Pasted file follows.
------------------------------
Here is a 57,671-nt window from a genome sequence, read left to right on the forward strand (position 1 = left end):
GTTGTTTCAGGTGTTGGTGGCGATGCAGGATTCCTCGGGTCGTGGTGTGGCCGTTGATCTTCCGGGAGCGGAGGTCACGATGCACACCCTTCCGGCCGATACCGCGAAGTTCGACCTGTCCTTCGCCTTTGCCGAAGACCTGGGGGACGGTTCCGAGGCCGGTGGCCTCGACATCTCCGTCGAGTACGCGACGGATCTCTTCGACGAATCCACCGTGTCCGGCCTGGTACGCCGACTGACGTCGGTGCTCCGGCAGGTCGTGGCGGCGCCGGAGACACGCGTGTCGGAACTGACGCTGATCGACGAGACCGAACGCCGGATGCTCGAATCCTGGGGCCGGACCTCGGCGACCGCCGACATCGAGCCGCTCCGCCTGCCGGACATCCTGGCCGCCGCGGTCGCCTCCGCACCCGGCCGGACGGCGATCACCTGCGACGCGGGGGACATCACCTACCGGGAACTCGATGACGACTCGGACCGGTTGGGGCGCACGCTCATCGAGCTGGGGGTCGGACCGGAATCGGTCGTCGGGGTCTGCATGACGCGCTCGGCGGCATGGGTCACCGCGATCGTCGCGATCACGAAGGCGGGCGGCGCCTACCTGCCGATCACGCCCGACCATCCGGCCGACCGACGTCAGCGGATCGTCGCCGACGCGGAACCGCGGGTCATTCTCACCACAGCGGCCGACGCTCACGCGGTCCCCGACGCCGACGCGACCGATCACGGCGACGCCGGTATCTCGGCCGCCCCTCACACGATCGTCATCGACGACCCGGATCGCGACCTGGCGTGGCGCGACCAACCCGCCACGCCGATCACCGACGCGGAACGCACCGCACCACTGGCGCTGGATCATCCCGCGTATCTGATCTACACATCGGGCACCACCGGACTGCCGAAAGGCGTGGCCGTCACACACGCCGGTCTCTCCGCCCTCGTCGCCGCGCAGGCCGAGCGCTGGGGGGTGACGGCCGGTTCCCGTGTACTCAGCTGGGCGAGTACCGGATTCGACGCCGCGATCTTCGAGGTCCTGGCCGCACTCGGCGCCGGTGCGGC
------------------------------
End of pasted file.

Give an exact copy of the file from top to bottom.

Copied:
Here is a 57,671-nt window from a genome sequence, read left to right on the forward strand (position 1 = left end):
GTTGTTTCAGGTGTTGGTGGCGATGCAGGATTCCTCGGGTCGTGGTGTGGCCGTTGATCTTCCGGGAGCGGAGGTCACGATGCACACCCTTCCGGCCGATACCGCGAAGTTCGACCTGTCCTTCGCCTTTGCCGAAGACCTGGGGGACGGTTCCGAGGCCGGTGGCCTCGACATCTCCGTCGAGTACGCGACGGATCTCTTCGACGAATCCACCGTGTCCGGCCTGGTACGCCGACTGACGTCGGTGCTCCGGCAGGTCGTGGCGGCGCCGGAGACACGCGTGTCGGAACTGACGCTGATCGACGAGACCGAACGCCGGATGCTCGAATCCTGGGGCCGGACCTCGGCGACCGCCGACATCGAGCCGCTCCGCCTGCCGGACATCCTGGCCGCCGCGGTCGCCTCCGCACCCGGCCGGACGGCGATCACCTGCGACGCGGGGGACATCACCTACCGGGAACTCGATGACGACTCGGACCGGTTGGGGCGCACGCTCATCGAGCTGGGGGTCGGACCGGAATCGGTCGTCGGGGTCTGCATGACGCGCTCGGCGGCATGGGTCACCGCGATCGTCGCGATCACGAAGGCGGGCGGCGCCTACCTGCCGATCACGCCCGACCATCCGGCCGACCGACGTCAGCGGATCGTCGCCGACGCGGAACCGCGGGTCATTCTCACCACAGCGGCCGACGCTCACGCGGTCCCCGACGCCGACGCGACCGATCACGGCGACGCCGGTATCTCGGCCGCCCCTCACACGATCGTCATCGACGACCCGGATCGCGACCTGGCGTGGCGCGACCAACCCGCCACGCCGATCACCGACGCGGAACGCACCGCACCACTGGCGCTGGATCATCCCGCGTATCTGATCTACACATCGGGCACCACCGGACTGCCGAAAGGCGTGGCCGTCACACACGCCGGTCTCTCCGCCCTCGTCGCCGCGCAGGCCGAGCGCTGGGGGGTGACGGCCGGTTCCCGTGTACTCAGCTGGGCGAGTACCGGATTCGACGCCGCGATCTTCGAGGTCCTGGCCGCACTCGGCGCCGGTGCGGC